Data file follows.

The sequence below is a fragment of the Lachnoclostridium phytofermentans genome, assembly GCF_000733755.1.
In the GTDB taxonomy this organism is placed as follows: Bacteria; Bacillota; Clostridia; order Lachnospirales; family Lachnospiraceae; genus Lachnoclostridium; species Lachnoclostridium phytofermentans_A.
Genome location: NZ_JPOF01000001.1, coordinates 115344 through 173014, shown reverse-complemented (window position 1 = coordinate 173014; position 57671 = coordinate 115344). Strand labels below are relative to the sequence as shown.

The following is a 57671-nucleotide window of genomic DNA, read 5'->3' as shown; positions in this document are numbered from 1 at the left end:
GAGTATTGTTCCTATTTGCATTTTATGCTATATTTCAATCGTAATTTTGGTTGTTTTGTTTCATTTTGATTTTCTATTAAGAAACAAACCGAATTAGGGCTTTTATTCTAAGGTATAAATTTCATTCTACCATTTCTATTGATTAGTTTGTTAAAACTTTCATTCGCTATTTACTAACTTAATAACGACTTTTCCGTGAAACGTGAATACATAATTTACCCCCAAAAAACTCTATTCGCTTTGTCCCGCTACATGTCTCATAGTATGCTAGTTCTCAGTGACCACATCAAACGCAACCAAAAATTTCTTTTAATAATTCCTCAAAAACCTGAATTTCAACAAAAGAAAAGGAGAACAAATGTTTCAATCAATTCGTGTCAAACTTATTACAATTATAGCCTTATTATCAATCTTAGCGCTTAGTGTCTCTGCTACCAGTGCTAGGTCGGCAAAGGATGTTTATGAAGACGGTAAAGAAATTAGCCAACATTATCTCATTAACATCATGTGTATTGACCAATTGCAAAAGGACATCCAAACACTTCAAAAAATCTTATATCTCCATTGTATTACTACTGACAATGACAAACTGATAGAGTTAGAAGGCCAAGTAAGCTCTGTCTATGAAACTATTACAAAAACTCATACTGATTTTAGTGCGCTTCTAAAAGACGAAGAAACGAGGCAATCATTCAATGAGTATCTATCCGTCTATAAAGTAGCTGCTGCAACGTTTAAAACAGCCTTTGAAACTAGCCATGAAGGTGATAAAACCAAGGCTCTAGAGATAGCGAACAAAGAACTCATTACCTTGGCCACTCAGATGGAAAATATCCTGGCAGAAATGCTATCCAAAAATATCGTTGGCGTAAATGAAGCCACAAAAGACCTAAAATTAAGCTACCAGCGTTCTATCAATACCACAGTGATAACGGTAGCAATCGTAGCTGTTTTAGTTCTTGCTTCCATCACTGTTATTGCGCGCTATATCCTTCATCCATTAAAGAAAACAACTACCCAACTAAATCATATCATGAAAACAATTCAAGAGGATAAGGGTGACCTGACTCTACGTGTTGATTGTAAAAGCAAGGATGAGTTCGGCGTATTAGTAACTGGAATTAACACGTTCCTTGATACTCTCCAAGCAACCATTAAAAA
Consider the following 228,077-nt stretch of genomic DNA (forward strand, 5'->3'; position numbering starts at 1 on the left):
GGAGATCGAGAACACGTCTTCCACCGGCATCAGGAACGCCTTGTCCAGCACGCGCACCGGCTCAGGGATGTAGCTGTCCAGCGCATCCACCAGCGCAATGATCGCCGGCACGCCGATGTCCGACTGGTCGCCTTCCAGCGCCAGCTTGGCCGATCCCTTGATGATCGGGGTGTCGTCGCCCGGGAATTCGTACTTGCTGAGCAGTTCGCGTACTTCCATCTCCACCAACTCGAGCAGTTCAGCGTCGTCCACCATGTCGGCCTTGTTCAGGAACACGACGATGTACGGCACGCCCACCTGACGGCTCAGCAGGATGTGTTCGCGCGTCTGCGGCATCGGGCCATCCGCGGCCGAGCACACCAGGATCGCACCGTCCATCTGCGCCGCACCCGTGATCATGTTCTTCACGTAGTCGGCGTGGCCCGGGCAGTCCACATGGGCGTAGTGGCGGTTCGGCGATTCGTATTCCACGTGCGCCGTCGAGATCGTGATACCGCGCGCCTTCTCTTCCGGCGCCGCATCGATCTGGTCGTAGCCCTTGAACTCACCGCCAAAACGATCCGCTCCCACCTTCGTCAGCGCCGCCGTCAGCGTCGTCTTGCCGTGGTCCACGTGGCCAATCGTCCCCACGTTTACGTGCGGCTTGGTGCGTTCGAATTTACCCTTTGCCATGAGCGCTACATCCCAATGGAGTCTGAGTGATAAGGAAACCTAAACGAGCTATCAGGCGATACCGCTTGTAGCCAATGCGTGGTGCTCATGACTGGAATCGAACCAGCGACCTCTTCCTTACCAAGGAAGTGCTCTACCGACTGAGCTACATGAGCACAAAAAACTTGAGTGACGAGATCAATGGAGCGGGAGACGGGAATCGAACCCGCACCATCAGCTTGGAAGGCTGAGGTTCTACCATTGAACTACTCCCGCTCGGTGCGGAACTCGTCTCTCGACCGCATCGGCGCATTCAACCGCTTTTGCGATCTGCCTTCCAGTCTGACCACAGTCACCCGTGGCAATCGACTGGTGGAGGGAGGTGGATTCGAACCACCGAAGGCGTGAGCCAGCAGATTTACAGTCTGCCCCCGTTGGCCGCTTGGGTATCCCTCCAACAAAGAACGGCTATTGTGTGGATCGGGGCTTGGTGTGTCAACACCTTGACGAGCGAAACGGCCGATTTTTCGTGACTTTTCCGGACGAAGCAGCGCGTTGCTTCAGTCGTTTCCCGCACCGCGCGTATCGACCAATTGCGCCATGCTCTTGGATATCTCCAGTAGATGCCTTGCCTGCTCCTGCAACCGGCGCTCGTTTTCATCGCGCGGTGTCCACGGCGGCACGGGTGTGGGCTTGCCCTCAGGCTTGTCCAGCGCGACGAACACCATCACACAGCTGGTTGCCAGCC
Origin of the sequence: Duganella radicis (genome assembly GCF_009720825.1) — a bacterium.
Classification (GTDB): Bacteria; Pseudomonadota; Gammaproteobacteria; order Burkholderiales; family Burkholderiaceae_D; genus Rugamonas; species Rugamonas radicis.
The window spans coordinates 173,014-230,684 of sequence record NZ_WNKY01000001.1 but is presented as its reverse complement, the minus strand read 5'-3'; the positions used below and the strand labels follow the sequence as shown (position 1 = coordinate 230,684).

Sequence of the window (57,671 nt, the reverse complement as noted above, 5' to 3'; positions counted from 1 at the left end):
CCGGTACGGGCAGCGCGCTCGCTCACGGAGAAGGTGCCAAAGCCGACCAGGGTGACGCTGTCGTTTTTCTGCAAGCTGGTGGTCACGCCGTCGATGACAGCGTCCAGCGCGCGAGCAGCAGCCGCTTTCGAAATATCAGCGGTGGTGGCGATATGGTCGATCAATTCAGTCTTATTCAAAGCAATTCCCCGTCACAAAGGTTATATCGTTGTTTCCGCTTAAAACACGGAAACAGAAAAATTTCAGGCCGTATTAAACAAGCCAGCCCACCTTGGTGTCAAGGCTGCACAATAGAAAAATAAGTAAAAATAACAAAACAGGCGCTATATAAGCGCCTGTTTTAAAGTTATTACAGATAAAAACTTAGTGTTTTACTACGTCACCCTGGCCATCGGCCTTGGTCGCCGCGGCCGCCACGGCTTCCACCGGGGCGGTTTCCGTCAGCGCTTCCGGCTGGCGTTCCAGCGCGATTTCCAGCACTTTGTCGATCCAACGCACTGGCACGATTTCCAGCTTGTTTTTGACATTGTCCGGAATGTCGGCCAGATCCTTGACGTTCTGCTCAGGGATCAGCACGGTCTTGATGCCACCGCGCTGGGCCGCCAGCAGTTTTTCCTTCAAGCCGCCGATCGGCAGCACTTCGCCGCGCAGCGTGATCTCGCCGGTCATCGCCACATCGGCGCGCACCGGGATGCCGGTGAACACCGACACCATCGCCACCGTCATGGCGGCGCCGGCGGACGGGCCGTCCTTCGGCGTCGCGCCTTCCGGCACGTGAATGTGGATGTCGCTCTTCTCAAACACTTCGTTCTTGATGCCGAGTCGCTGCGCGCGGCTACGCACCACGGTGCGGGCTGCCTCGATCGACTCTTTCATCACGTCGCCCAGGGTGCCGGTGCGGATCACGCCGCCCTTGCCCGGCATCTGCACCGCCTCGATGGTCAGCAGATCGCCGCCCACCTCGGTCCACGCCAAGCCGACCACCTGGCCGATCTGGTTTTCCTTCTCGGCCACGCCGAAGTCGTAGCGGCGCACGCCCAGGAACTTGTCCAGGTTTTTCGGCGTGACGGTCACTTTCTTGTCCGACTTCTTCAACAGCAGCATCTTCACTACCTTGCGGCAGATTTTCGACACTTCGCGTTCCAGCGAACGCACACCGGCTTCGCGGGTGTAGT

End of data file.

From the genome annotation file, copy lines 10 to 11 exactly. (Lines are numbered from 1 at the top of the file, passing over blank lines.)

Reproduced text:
The window spans coordinates 173,014-230,684 of sequence record NZ_WNKY01000001.1 but is presented as its reverse complement, the minus strand read 5'-3'; the positions used below and the strand labels follow the sequence as shown (position 1 = coordinate 230,684).

Sequence of the window (57,671 nt, the reverse complement as noted above, 5' to 3'; positions counted from 1 at the left end):